A Place at the Table [Blu-ray]
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This isn't a place for a rant. Watch this film. Start thinking about how you and I can end hunger. Meanwhile, put pressure on Government to make sure kids aren't starving. Mention that sugar isn't food while you have them on the phone.
The family in Colorado was difficult to empathize with as it seemed like there was something wrong with the whole family - not that they were just hungry. They had at least 5 pets that I saw, including a horse, which is not cheap to maintain. If you can't feed your children how are you feeding a horse? That house was just beyond ... how does someone make their children sleep on a filthy laundry room floor? I felt bad for their daughter as it appears she has no real future ahead of her. I don't understand how so many adults in that household were failing those children so badly.
Barbie seemed like a smart woman and I wish her well. Given the proper opportunities I think she will succeed.
I really wish they would have addressed details in these stories rather than vague "lost his/her job" comments. Was Barbie getting child support? Did she have family to assist? Where was the childrens father(s)? How many people in the Colorado household were working? How were they feeding the animals? Were they breeding the dogs for extra income?
It did provide some useful details about how certain areas are more effected and why, and the sheer numbers of people being effected by this issue.
Its not a bad film but it could have been better.
My purpose in writing is to point out that it spreads myths about the biggest issues in the US Farm Bill. These are widespread, so most reader likely won't have heard of any of this. There are 2 main issues related to hunger that are big farm commodity issues. One is that of finding money to pay for more food stamps and related programs. The second is the way that low farms prices subsidize the junk food industry, not with government checks, but with prices for ingredients that are below fair trade or living wage standards, or even below zero (ie. 1981-2006) vs full costs. (Meaning that farmers got a wage equivalent, but lost money on the investment of their money in their land, facilities, machinery, livestock, etc.) On the first issue, the film suggests taking money away from farm subsidies, as they are correlated with bad things for food (cheap junk food ingredients, fostering bad food). That scientific correlation only applies for the years when farm prices fell AND there were farm subsidies. There is zero correlation for the years 1953-1961, and zero to 1964 for cotton, and to 1977 for rice and to 1998 for soybeans, as there were no subsidies. On the second point, we find, then, that subsidies are not at all the cause of cheap farm prices. Well, do food stamps cause low minimum wages? No. Subsidies to the victims (the poor, or farmers) don't cause the exploitation. So the video gives false analysis and false solutions.Read more ›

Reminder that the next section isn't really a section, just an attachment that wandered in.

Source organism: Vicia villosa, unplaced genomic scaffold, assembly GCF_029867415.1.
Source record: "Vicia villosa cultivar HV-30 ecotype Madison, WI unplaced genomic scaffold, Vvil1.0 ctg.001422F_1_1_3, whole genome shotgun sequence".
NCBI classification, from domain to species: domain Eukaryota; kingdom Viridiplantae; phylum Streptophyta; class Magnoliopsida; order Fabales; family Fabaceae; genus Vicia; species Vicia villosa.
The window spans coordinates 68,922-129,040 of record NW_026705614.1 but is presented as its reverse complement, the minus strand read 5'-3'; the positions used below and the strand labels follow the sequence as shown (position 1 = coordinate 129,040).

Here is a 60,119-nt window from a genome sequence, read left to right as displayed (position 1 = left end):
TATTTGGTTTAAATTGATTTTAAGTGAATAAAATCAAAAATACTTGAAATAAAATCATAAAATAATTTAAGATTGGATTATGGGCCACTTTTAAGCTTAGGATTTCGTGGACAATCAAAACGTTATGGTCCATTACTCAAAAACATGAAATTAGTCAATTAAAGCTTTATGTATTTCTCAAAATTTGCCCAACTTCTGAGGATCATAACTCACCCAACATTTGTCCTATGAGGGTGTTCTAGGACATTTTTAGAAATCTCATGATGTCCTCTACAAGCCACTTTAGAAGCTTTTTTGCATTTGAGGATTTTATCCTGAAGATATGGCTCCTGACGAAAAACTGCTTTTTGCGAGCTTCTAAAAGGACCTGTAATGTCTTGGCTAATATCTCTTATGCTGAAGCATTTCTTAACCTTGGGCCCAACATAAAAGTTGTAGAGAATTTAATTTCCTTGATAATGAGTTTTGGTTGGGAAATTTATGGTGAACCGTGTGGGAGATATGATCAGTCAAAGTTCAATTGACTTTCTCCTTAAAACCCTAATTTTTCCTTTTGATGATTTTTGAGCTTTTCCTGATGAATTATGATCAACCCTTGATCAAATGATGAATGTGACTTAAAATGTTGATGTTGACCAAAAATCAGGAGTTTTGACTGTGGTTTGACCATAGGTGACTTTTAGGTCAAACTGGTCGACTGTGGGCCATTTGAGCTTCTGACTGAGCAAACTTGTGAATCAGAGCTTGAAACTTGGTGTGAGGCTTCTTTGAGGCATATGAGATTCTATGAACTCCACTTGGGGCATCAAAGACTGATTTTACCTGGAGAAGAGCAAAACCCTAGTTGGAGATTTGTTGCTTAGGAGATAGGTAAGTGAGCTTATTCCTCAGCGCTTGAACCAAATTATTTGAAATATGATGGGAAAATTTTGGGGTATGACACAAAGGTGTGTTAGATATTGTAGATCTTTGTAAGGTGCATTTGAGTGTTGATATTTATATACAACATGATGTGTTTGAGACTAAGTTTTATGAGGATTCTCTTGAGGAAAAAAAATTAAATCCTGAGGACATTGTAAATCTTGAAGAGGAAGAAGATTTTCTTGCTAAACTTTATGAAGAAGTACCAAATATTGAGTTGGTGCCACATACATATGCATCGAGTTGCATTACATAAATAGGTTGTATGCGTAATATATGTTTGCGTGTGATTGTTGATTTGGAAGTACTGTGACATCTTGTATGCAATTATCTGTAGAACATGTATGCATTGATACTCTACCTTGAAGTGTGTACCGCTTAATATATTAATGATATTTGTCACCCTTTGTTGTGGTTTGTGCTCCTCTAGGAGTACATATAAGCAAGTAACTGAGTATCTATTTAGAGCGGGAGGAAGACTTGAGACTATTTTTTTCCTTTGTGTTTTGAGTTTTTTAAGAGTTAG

Most Recent Customer Reviews
This film changed my life, and made me far more aware of hunger in the United States. It should be mandatory viewing for anyone who doesn't thing working people can't be hungry,... Read morePublished 16 days ago by Mary H.
Everybody should see this movie about food. I had no idea of the issues until I watched the film.Published 1 month ago by Amazon Customer
Any credibility went right out the window when you show a young women with her nails done, with nice clothing and shoes, and plenty of jewelry on . . . complaining about starving. Read morePublished 1 month ago by Anne
You must watch this film - and then get your friends to watch it. Learn how our food system got all messed up. Read morePublished 2 months ago by wolfkeep
She lived under an umbrella of inferiority. It was a lifelong manifestation of feeling insecure and ashamed, as she remembered the vacant refrigerators of her childhood. Read morePublished 2 months ago by Racheal Droege
The movie was well put together, however it only adressed one of the issues involved in childhood hunger. Read morePublished 2 months ago by Katelin Donegan
Great way to teach about hunger and poverty. We showed it to our middle school students.Published 2 months ago by A. Evans